Most programs use either UDP or TCP for communications. TCP is the more sophisticated of the two protocols, providing reliable, connection-oriented delivery. First, TCP ensures that the receiving computer is ready to accept data. It uses a three-packet handshake in which both the sender and receive agree that they are ready to communicate. To do so, a TCP packet uses packet state flags to let each host communicate the current state (i.e., beginning, ending, ongoing) of transmission. (TCP traffic is stateful.) Second, TCP makes sure that data gets to its destination. If the receiver doesn't acknowledge a particular packet, TCP automatically retransmits the packet—typically three times. If necessary, TCP can also split large packets into smaller sizes so that data can travel reliably between source and destination. TCP drops duplicate packets and rearranges packets that arrive out of sequence.
UDP, which isn't connection-oriented, is more appropriate for sending limited amounts of data per packet. UDP has no self-checking mechanism to ensure that data is received or received in order. However, the application that uses UDP will often perform that check, so the application can send a request to the source computer to retransmit missing information. UDP is also stateless; therefore, UDP offers no setup handshake and a UDP packet doesn't have state flags.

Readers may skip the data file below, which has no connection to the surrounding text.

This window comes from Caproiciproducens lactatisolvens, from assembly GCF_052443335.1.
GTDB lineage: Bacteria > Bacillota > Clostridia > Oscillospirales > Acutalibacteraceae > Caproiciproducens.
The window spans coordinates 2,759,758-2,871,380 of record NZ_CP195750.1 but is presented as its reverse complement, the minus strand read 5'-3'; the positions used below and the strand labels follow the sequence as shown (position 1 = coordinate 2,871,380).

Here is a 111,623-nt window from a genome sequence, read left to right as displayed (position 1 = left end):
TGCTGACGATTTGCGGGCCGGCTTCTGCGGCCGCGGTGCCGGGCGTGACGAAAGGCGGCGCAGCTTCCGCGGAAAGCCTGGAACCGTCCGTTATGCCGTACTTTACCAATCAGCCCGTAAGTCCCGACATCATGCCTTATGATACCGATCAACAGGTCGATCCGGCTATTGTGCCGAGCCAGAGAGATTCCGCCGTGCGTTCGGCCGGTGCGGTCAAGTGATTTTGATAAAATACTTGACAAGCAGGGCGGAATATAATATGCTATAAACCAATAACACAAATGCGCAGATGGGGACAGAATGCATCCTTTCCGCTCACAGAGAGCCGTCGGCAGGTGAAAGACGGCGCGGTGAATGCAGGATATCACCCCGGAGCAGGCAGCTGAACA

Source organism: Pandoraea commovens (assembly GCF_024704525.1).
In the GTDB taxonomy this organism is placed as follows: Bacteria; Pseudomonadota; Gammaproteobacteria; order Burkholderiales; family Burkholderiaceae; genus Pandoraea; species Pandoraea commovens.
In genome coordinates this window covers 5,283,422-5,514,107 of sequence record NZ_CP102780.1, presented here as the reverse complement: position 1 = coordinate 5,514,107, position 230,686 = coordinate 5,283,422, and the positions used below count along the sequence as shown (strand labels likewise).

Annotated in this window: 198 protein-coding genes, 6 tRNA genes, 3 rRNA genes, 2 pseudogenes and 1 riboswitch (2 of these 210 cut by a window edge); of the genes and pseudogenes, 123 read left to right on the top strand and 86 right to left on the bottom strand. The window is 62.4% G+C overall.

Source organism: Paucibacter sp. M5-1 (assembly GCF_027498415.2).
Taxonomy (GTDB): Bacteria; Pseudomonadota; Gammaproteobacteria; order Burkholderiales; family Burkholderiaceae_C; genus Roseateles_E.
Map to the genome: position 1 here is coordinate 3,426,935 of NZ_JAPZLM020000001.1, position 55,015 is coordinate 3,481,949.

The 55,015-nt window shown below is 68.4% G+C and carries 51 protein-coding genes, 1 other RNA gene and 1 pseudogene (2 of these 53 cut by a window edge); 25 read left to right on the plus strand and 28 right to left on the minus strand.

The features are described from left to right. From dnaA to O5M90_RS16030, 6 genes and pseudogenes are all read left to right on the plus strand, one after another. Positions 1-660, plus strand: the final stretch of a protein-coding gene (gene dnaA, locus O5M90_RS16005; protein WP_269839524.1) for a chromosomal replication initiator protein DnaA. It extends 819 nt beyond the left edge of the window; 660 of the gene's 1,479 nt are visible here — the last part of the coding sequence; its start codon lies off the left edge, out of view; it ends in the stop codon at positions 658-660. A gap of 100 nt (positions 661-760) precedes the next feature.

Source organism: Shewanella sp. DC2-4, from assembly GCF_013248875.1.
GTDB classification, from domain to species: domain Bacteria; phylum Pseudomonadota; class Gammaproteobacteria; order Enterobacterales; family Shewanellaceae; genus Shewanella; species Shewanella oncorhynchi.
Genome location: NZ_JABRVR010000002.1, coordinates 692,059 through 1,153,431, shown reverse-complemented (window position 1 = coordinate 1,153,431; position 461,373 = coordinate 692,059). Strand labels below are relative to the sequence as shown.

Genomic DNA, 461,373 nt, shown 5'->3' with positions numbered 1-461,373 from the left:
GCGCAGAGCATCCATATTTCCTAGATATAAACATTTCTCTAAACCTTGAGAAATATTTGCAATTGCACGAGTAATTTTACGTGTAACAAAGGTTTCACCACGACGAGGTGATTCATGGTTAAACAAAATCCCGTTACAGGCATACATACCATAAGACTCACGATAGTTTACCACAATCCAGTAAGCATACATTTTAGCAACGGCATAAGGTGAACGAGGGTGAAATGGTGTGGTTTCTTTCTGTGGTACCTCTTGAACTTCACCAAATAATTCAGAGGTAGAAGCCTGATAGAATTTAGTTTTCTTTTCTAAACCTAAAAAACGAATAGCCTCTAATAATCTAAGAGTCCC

Some programs use both UDP and TCP. For example, a RealNetworks RealAudio server uses port TCP 7070 to initiate a download connection to a RealAudio Player client. After the session is established, the RealAudio server streams the data over UDP ports 6970 through 7170. In another example, Microsoft DNS uses UDP 53 for communication between DNS servers. If one DNS server establishes that the other DNS server is also a Microsoft DNS server, it might decide to switch the network connection to 53 TCP so that it can send larger amounts of domain naming data.